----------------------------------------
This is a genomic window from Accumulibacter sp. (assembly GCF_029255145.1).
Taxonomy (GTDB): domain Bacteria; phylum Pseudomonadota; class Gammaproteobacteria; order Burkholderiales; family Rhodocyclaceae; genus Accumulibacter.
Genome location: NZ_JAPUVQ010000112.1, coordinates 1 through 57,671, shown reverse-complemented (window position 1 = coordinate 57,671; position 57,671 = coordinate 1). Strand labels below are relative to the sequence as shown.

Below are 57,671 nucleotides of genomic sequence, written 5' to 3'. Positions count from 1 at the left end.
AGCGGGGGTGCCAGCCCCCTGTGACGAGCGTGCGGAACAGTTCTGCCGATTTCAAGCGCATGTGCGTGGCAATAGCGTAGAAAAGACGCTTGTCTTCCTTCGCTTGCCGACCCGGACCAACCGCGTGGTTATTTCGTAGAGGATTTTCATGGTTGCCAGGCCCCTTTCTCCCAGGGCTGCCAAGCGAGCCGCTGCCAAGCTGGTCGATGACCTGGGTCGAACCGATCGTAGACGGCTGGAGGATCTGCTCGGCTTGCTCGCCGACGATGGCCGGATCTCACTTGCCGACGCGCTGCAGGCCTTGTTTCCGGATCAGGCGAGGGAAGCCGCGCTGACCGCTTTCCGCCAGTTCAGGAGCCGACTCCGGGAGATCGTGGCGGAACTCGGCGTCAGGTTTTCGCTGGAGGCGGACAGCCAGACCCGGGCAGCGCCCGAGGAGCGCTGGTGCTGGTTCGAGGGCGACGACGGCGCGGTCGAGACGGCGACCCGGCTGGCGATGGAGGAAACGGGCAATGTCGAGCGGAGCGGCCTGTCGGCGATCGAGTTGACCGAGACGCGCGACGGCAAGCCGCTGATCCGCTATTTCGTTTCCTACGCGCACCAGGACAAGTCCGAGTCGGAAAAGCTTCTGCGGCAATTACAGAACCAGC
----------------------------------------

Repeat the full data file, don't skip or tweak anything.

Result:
This is a genomic window from Accumulibacter sp. (assembly GCF_029255145.1).
Taxonomy (GTDB): domain Bacteria; phylum Pseudomonadota; class Gammaproteobacteria; order Burkholderiales; family Rhodocyclaceae; genus Accumulibacter.
Genome location: NZ_JAPUVQ010000112.1, coordinates 1 through 57,671, shown reverse-complemented (window position 1 = coordinate 57,671; position 57,671 = coordinate 1). Strand labels below are relative to the sequence as shown.

Below are 57,671 nucleotides of genomic sequence, written 5' to 3'. Positions count from 1 at the left end.
AGCGGGGGTGCCAGCCCCCTGTGACGAGCGTGCGGAACAGTTCTGCCGATTTCAAGCGCATGTGCGTGGCAATAGCGTAGAAAAGACGCTTGTCTTCCTTCGCTTGCCGACCCGGACCAACCGCGTGGTTATTTCGTAGAGGATTTTCATGGTTGCCAGGCCCCTTTCTCCCAGGGCTGCCAAGCGAGCCGCTGCCAAGCTGGTCGATGACCTGGGTCGAACCGATCGTAGACGGCTGGAGGATCTGCTCGGCTTGCTCGCCGACGATGGCCGGATCTCACTTGCCGACGCGCTGCAGGCCTTGTTTCCGGATCAGGCGAGGGAAGCCGCGCTGACCGCTTTCCGCCAGTTCAGGAGCCGACTCCGGGAGATCGTGGCGGAACTCGGCGTCAGGTTTTCGCTGGAGGCGGACAGCCAGACCCGGGCAGCGCCCGAGGAGCGCTGGTGCTGGTTCGAGGGCGACGACGGCGCGGTCGAGACGGCGACCCGGCTGGCGATGGAGGAAACGGGCAATGTCGAGCGGAGCGGCCTGTCGGCGATCGAGTTGACCGAGACGCGCGACGGCAAGCCGCTGATCCGCTATTTCGTTTCCTACGCGCACCAGGACAAGTCCGAGTCGGAAAAGCTTCTGCGGCAATTACAGAACCAGC